Plant Growth Regulation

, Volume 86, Issue 2, pp 311–321 | Cite as

A role of ETR1 in regulating leaf petiole elongation mediated by elevated temperature in Arabidopsis

  • Yuancong Wang
  • Bing He
  • Lihua Ning
  • Chao-Feng Huang
  • Han ZhaoEmail author
Original paper


Temperature fluctuation profoundly affects the plant growth and development. In this study, we show that ethylene receptor ETR1 is involved in regulating leaf petiole elongation mediated by higher temperatures (at 32 °C in this study). ETR1 loss-of-function mutant etr1-7 cannot elongate the leaf petiole at 32 °C as much as wild-type seedlings (WT). Overexpression of ETR1 in etr1-7 not only fully rescued the deficient in petiole elongation under higher temperature conditions but also caused longer petiole length under normal temperature conditions (22 °C). Plants with different mutant ETR1 alleles including etr1-7 etr1-1, and etr1-9 but not etr1-3 impair the petiole elongation mediated by elevated temperature. RNA-Seq analysis showed that hundreds of genes induced by elevated temperature in WT were not differentially expressed in etr1-7. Gene ontology enrichment analysis reveals that the molecular functions of these genes primarily relate to photosynthesis and protein degradation. Furthermore, genes involved in regulating organ elongation (such as BRI1-EMS-SUPPRESSOR 1, BES1), are significantly up-regulated in WT rather than in etr1-7 after the treatment of higher temperature. The results from this study suggest ETR1 is involved in regulating Arabidopsis response to elevated ambient temperature in both molecular and morphological levels.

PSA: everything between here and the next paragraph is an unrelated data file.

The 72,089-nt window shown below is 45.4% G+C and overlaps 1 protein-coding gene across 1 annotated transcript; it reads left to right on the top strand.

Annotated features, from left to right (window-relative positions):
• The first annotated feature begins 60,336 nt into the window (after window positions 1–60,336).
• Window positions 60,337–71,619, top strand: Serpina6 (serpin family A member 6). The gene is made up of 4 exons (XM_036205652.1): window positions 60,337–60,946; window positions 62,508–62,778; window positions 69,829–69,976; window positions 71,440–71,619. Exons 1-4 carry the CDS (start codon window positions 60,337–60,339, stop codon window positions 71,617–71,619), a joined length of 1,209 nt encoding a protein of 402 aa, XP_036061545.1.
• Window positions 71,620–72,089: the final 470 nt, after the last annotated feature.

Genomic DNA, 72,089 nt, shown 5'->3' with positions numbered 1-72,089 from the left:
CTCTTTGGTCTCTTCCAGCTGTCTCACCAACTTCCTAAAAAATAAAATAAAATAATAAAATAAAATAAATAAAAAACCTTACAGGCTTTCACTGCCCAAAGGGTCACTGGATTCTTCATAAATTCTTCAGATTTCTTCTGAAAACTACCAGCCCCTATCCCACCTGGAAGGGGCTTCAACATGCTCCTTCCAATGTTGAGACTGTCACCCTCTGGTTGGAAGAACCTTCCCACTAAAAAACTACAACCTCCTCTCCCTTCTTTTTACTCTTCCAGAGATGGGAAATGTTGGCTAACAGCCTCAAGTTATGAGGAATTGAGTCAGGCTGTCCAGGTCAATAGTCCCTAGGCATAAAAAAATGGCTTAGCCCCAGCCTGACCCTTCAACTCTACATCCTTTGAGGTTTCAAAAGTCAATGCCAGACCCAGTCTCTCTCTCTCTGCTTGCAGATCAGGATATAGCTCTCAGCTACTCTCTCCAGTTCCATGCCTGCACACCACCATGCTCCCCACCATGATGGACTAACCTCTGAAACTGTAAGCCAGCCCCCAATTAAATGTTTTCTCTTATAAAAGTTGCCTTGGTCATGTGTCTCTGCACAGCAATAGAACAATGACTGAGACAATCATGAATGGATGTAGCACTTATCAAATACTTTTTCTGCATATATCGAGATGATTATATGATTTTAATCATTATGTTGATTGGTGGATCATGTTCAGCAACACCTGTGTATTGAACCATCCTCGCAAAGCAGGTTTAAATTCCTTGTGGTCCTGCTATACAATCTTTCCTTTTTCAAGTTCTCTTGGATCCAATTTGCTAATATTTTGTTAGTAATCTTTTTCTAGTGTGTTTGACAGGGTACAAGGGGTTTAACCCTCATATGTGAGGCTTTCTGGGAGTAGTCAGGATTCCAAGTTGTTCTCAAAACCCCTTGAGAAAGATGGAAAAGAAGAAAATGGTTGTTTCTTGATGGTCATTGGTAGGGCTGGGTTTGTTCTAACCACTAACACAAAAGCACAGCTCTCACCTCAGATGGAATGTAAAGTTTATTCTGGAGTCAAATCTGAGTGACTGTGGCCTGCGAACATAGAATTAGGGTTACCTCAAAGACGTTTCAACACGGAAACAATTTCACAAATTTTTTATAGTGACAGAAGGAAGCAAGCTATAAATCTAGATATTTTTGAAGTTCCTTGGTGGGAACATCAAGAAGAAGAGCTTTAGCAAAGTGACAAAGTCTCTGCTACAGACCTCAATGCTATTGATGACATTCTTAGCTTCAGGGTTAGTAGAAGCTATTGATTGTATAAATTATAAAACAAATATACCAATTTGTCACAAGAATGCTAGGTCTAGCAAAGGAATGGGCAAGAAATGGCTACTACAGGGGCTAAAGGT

ETR1 Arabidopsis Petiole length High temperature 



We thank E. Schaller (Dartmouth College, Hanover, NH) for the ETR1 full-length construct. Funding for this study was provided by the National Natural Science Foundation of China (31400248), the Jiangsu Science Fund for Distinguished Young Scholars, China (BK20150027), Natural Science Foundation of Jiangsu Province (Grant No. BK20160584), and the China State Key Laboratory of Plant Physiology and Biochemistry (Grant No. SKLPPBKF1507).

Supplementary material

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Supplementary material 1 (DOCX 85 KB)
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Supplementary Table 3 (XLSX 100 KB)
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Supplementary Table 4 (XLSX 11 KB)


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Copyright information

© Springer Nature B.V. 2018

Authors and Affiliations

  • Yuancong Wang
    • 1
  • Bing He
    • 1
  • Lihua Ning
    • 1
  • Chao-Feng Huang
    • 2
  • Han Zhao
    • 1
    Email author
  1. 1.Institute of Crop Germplasm and Biotechnology, Provincial Key Laboratory of AgrobiologyJiangsu Academy of Agricultural SciencesNanjingChina
  2. 2.College of Resources and Environmental ScienceNanjing Agricultural UniversityNanjingChina

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